There are also claims that the business man behind this bill in the country, who played a big role in pushing it through, is a well know scammer and Ponzi scheme fraudster.
Panama Removes Tax Hurdles from Bitcoin
For starters, this is not a bitcoin only law. It says "crypto" all throughout. It also does not make bitcoin legal tender. The Panamanian government is forbidden by law to have a central bank or national currency. They primarily use the US dollar.
What this new law does is simply remove capital gains tax from bitcoin assets. While this is a good step and might attract bitcoin people and business to domicile in Panama, it is not in the league of El Salvador, that actually made bitcoin legal tender.
Investment Giant Fidelity allows bitcoin in customer 401ks
Link to the article for some email readers.
Fidelity, which manages employee benefit programs for nearly 23,000 businesses, is set to become the first major retirement-plan provider to allow bitcoin exposure in retirement accounts. The company has $2.7 trillion in assets under management in its retirement services division alone.
A 3% allocation to (midrange between 1-5%) of $2.7 trillion is $81 billion perhaps coming into bitcoin starting this year from Fidelity alone. This also starts the clock on other large players in retirement accounts to do the same.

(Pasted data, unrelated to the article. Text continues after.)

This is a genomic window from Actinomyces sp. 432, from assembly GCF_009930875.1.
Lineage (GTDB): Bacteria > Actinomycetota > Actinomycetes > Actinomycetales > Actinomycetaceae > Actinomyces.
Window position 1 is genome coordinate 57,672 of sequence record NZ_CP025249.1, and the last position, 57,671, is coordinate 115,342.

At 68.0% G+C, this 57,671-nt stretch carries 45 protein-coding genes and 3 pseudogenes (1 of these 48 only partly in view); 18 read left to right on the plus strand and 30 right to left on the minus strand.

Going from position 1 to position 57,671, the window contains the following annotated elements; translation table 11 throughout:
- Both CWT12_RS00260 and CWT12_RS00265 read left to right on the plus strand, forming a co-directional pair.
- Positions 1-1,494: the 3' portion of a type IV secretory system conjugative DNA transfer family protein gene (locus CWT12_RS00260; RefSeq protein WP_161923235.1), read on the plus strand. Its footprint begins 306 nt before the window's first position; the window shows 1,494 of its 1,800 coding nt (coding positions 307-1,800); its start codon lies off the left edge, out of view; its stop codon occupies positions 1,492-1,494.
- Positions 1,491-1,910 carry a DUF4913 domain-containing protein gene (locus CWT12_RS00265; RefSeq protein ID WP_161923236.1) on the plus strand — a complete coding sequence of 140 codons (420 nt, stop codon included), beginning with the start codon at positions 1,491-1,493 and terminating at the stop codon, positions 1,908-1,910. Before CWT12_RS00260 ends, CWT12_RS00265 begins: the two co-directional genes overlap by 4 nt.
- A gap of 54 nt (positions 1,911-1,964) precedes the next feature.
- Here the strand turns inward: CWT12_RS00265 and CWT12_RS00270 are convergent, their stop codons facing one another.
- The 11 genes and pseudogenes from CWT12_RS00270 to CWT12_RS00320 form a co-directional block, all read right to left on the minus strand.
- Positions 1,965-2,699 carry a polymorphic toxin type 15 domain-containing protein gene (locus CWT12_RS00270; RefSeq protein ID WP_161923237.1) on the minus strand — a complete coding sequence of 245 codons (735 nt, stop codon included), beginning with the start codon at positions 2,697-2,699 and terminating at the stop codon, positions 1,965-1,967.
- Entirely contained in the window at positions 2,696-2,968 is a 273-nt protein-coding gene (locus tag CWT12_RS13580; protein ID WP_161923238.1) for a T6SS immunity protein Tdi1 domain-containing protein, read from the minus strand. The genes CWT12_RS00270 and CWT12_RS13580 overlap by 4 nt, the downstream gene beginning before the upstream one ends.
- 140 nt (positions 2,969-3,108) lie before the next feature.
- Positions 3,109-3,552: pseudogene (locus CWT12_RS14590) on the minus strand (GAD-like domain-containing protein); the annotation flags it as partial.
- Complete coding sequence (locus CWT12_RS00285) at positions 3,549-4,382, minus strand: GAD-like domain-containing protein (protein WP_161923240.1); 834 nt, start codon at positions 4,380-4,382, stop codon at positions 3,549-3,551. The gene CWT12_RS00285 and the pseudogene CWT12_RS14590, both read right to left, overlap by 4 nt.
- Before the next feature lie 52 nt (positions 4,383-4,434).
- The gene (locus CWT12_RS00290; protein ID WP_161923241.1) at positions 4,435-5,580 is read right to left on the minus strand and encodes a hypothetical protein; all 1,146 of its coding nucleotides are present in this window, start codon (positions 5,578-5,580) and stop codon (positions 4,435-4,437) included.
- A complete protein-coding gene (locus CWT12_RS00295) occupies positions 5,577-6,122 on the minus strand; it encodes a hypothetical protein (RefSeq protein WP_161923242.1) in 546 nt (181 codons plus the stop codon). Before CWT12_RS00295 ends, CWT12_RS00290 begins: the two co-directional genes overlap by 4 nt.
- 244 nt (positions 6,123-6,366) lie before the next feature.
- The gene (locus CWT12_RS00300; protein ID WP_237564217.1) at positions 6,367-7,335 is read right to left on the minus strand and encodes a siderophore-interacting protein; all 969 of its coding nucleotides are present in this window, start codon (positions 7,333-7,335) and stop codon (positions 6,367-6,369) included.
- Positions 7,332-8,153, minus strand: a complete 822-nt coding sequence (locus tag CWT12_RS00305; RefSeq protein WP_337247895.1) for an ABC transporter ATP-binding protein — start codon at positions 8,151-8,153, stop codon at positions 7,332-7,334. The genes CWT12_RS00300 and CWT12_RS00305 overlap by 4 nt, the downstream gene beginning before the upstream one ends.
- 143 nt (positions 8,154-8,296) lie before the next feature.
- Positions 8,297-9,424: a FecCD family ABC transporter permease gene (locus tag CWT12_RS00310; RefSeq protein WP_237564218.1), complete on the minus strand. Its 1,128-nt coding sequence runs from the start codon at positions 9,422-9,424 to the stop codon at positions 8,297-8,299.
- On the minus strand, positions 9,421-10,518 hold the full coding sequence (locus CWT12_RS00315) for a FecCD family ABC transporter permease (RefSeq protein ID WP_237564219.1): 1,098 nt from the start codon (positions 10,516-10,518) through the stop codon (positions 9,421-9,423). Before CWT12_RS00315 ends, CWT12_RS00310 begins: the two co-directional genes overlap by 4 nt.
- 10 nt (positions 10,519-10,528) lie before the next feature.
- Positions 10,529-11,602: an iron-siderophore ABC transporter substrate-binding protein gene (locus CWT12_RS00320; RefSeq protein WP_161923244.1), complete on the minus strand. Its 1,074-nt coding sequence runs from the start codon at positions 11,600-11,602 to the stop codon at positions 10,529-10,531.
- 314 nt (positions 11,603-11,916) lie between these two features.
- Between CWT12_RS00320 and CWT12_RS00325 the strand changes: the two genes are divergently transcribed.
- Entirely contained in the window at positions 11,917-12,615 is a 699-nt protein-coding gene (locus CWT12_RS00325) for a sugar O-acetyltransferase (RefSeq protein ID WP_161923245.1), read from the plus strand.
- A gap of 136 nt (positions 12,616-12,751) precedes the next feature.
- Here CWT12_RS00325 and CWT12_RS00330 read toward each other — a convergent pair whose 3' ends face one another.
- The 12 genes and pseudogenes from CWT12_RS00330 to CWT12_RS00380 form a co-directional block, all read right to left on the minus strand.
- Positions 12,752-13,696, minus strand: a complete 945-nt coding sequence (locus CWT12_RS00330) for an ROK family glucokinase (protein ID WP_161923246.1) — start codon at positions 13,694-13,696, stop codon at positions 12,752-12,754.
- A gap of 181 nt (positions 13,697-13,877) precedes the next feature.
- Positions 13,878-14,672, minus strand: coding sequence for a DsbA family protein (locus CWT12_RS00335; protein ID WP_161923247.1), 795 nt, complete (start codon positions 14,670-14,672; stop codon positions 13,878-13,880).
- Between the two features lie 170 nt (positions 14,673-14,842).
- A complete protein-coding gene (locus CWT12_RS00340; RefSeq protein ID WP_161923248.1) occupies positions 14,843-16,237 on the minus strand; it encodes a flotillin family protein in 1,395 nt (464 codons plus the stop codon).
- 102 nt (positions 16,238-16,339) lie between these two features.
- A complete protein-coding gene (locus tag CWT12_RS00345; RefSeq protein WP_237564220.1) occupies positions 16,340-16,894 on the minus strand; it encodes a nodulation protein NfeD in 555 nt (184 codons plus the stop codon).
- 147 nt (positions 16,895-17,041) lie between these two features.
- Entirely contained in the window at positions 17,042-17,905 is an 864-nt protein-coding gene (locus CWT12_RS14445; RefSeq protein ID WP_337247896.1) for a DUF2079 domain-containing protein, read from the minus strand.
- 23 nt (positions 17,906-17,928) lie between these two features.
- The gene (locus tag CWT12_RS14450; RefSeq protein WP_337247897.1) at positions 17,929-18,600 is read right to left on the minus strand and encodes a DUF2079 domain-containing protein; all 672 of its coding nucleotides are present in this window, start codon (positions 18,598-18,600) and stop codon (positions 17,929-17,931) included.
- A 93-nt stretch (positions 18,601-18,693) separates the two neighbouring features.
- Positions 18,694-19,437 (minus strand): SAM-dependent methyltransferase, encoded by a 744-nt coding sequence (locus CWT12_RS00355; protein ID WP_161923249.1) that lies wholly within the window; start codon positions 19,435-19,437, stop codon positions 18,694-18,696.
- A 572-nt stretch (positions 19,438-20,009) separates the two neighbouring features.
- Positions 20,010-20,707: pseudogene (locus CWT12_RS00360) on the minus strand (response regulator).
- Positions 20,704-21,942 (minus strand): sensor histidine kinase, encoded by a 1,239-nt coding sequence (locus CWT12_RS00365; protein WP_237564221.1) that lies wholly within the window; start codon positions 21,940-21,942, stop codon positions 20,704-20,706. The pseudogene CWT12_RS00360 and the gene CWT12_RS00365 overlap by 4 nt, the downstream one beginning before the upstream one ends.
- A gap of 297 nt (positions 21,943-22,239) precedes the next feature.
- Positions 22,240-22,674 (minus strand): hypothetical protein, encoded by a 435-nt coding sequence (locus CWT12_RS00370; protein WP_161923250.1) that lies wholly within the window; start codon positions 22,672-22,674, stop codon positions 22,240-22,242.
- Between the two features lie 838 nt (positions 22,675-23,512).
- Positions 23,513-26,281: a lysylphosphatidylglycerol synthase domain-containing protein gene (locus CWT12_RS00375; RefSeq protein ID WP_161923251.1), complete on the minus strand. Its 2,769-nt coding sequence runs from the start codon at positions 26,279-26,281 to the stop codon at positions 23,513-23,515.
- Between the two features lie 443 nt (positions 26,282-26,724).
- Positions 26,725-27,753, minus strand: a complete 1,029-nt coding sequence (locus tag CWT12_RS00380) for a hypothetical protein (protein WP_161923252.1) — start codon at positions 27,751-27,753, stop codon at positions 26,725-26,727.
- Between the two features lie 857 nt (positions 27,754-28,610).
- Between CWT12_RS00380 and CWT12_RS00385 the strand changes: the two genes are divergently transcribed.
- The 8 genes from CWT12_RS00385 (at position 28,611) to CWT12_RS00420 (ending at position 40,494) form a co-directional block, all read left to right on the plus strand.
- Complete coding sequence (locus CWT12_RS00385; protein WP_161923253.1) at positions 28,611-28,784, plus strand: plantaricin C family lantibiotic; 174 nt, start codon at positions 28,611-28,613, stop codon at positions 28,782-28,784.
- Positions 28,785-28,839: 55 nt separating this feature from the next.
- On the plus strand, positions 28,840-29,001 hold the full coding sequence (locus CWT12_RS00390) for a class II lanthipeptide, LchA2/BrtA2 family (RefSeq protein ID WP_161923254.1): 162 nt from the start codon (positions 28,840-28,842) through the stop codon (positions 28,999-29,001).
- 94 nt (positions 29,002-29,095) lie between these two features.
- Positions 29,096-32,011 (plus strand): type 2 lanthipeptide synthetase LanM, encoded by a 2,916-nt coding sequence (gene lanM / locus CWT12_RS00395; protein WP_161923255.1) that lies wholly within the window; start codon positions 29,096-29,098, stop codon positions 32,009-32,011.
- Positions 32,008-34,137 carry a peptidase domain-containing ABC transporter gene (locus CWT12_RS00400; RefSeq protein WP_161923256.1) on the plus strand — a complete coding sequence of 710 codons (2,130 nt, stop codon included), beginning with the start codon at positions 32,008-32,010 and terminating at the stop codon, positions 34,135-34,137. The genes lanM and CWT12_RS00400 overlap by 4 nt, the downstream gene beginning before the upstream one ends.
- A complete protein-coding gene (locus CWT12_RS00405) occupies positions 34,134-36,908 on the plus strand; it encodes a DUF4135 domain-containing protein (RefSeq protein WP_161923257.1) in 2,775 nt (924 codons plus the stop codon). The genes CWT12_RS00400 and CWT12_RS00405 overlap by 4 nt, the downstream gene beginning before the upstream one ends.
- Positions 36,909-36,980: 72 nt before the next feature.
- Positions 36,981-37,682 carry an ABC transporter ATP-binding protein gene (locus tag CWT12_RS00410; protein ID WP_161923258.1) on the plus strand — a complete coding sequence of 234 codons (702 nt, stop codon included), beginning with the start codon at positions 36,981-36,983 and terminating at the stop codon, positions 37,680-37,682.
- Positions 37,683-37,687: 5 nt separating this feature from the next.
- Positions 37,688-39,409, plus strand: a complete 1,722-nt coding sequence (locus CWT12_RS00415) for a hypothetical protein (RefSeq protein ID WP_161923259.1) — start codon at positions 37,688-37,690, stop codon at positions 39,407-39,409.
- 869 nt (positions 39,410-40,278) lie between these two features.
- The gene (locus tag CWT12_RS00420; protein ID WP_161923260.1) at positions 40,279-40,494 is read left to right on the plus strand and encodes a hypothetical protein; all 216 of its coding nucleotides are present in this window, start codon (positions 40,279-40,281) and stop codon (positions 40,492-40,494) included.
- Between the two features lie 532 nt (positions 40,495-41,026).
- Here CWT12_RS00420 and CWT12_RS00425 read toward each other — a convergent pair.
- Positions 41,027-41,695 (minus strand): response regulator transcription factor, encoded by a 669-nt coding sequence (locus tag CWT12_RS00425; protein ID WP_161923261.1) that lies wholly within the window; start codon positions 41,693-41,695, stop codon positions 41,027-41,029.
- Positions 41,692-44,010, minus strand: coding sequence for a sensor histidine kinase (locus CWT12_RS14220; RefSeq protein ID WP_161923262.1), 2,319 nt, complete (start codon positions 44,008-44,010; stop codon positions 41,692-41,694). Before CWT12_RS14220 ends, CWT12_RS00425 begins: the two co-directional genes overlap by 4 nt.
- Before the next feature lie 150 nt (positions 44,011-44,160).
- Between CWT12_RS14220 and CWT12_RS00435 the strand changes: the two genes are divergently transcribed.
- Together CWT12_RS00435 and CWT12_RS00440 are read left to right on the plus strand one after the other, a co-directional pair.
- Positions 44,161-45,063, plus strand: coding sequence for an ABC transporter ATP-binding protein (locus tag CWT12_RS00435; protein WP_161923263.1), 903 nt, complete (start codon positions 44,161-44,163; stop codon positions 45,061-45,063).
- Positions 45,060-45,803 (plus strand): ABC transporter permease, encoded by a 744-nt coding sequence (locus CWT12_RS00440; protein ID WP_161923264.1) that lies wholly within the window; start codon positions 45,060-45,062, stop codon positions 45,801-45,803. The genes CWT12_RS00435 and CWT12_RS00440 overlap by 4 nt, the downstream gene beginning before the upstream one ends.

Quick Price Analysis
|Weekly price*||$38,250 (-$1200, -3.0%)|
|Market cap||$0.729 trillion|
|1 finney (1/10,000 btc)||$3.84|
Bitcoin Daily Chart
Price is virtually unchanged from last week at the time of writing. Very similar to last week. I did update the channel slightly based on the wicks of the prices. That could be because of my bullish bias, but it still does fit. So far, the support his holding very strong.
Several different sources of support are converging right at our current spot on the chart making it a very important level. While it feels more bearish than the previous times it tested the bottom of the trend it has much more support than before.
First support is the diagonal support trend line (bottom of the channel). Second, is the series of higher lows remains intact. Third, is the cycle timing. We are approaching the same length of time for this 2-year cycle as the one from 2019-2020, meaning the rally is coming. Lastly, volume-by-price still shows a massive amount of support below the price.
Bitcoin Futures Curve
The futures curve is very flat. What happens next is not obvious, so the market is waiting to see. We can say that there is no outsized bearish sentiment by traders.
Orderbook depth is something I've not written about in the long time, probably since I traded bitcoin years ago. Above you see the combined orderbook of the major exchanges. There are is about twice as demand to buy below the price than sell above.